‘Hate’ is inadequate to describe what India is witnessing
We should feel abhorrence for what has been done to us. Instead, we are filled with the joy of bloodlust that someone else is suffering. How deep is the pit that resentment can dig?
The language of hate is one we seem to know best. And yet, the English language is running out of words to describe what is happening in India right now.
How many ways can one say hatred? Violence by the State or State-sponsored agencies against Indians? Islamophobia? Destruction of democracy? Apathy of the administration and administrators? Misgovernance? Callousness?
You can look up a dictionary, pull out some dusty copy of Roget’s Thesaurus if the online suggestions aren’t good enough, but after three substitutions you are into contrived and arcane territory.
Does “intense dislike” match hatred? Can “savagery” replace “violence”?
The constant thrum of physical assaults, brutality, verbal attacks, sly provocations should have become unbearable. Why do we appear to have got used to it? We fight amongst each other.
Some feel that growing mob brutality comes from encouragement by fascist forces. Others feel that concentrating on “provocations” is a distraction from other pressing issues of livelihood and life. Still others object to both terminologies and retreat into sociological terminology and historical justifications.
As these public squabbles continue, the intensity, severity and vehemence of India’s anti-democratic forces only get stronger. More Muslims are attacked, more Dalits are attacked, more women are attacked, more Christians are attacked, more Sikhs are attacked… the list will not end here.
A group of former government officials, Constitutional Conduct Group, recently wrote an open letter to the Prime Minister of India, Narendra Modi, imploring him to speak out against the “frenzy of hate-filled destruction in the country”. You see that the language is the same. But is this request fair?
Who directs this hatred?
That is the question that almost no one wants to take on. Because the other words which we need desperate synonyms for are “cowardice”, “fear” and “shame”. We are struck with one, shivering with the other and the third we have lost completely.
As long as someone we dislike has been killed, we are happy. We are willing to have our livelihood destroyed, to die from a badly managed pandemic, to barely manage to scrape by, as long as “the Other” is worse off than us, preferably dead.
Therefore, the person who is part of the bulldozer crew, is he or she going to do anything other than pay the blandest lip service to the damage being done? If he or she does even that much.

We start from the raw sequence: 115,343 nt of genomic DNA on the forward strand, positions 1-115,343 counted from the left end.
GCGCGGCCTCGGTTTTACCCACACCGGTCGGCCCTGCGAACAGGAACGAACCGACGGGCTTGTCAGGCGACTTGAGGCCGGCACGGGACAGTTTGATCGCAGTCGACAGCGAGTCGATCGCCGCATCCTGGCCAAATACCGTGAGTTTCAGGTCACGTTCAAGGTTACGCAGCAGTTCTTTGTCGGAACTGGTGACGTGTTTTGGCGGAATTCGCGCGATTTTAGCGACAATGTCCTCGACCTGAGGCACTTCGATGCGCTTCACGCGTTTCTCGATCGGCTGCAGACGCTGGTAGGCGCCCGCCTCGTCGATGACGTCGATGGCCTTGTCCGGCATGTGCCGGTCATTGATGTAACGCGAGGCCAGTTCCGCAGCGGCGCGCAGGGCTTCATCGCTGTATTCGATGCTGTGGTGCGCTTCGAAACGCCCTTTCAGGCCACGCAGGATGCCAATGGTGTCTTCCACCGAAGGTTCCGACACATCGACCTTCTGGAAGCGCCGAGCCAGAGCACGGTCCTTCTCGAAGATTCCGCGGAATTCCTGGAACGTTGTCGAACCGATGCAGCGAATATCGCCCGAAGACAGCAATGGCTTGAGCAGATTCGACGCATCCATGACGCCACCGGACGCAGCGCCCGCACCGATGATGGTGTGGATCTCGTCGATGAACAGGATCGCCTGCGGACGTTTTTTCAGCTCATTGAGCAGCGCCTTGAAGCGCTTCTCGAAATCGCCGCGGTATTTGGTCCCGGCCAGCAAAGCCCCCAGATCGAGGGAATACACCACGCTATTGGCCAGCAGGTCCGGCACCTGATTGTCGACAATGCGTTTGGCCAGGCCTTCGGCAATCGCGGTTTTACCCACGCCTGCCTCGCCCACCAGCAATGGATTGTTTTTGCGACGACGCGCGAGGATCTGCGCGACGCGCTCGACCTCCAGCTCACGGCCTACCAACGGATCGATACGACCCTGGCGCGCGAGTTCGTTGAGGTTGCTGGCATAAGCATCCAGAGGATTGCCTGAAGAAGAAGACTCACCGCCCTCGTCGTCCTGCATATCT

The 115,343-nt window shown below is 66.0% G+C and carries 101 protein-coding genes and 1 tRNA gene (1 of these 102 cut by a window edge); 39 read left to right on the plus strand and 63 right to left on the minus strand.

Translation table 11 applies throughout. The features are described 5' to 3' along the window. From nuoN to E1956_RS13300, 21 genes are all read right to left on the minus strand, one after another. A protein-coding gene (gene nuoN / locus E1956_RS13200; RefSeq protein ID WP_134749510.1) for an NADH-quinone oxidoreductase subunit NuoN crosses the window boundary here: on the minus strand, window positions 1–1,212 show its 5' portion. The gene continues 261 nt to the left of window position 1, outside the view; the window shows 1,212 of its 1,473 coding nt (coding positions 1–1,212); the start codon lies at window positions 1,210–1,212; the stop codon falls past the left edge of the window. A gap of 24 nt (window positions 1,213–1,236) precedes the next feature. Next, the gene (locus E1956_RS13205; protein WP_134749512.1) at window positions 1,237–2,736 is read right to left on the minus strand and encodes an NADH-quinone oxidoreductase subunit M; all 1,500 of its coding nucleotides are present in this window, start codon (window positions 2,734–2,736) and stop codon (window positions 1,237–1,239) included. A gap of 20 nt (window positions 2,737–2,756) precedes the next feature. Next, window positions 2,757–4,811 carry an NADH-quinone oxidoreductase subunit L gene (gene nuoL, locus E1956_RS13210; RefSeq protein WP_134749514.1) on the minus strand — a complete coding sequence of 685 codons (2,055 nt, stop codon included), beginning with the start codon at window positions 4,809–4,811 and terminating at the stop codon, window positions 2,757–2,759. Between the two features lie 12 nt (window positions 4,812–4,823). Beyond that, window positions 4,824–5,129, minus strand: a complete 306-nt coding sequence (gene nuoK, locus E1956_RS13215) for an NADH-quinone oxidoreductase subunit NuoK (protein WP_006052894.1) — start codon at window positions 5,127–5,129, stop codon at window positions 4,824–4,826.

Instead, what the BJP has done is push out a Muslim member of its party to tell us that Muslims are not under attack in India, that there has been no discrimination against minorities in the past eight years. There is no end to the cruelty that fascism can impose. Not even fictional sociopathic, psychopathic serial killers are as brutal and foul.
Some former civil servants, a smattering of judges, a few retired armed forces personnel try and uphold and defend the shreds of democratic shelter left to us. But these are not enough. The bigger battle has to come from civil society and here we are bereft. The hatred has eaten up the media, the people you know and the people you desperately wish you did not know.
What, you may well ask, about other politicians? Let us be honest. They are struggling. They have been caught unaware by the ferocity of the violence. Perhaps in some small way, they were even party to it, without realising the consequences.
The cocktail of religion and politics has been toxic for India. And while one party rides the crest of that toxic wave, how many political entities can claim with total innocence that they have never tried it? And how many of us citizens can state with all honesty that we have not succumbed to this hatred either?
Even something as vital as the politics of community rights for the underprivileged and historically subjugated has been horribly twisted into a travesty of itself, and just provided fascism with one more whip to lash us with.
I’ve run through most of the thesaurus for “violence” in these few words, whether you realised it or not. And I have rejected “animus”, “loathing”, “detestation”, “abhorrence”, for the sort of hatred which has been unleashed upon us.
Because they cannot adequately describe how low we have fallen, how badly we are being crushed and how we are unable to rise.
We should feel abhorrence for what has been done to us. Instead, we are filled with the joy of bloodlust that someone else is suffering. We should detest the denial of democracy to other people. But we would rather feel hostile to the ‘Other’ and celebrate the harsh jaws of the earthmover.
Maybe there are no words.
But by our actions, we know what we have done to ourselves.
How deep is the pit that resentment can dig?
(Ranjona Banerji is a senior journalist. Views are personal)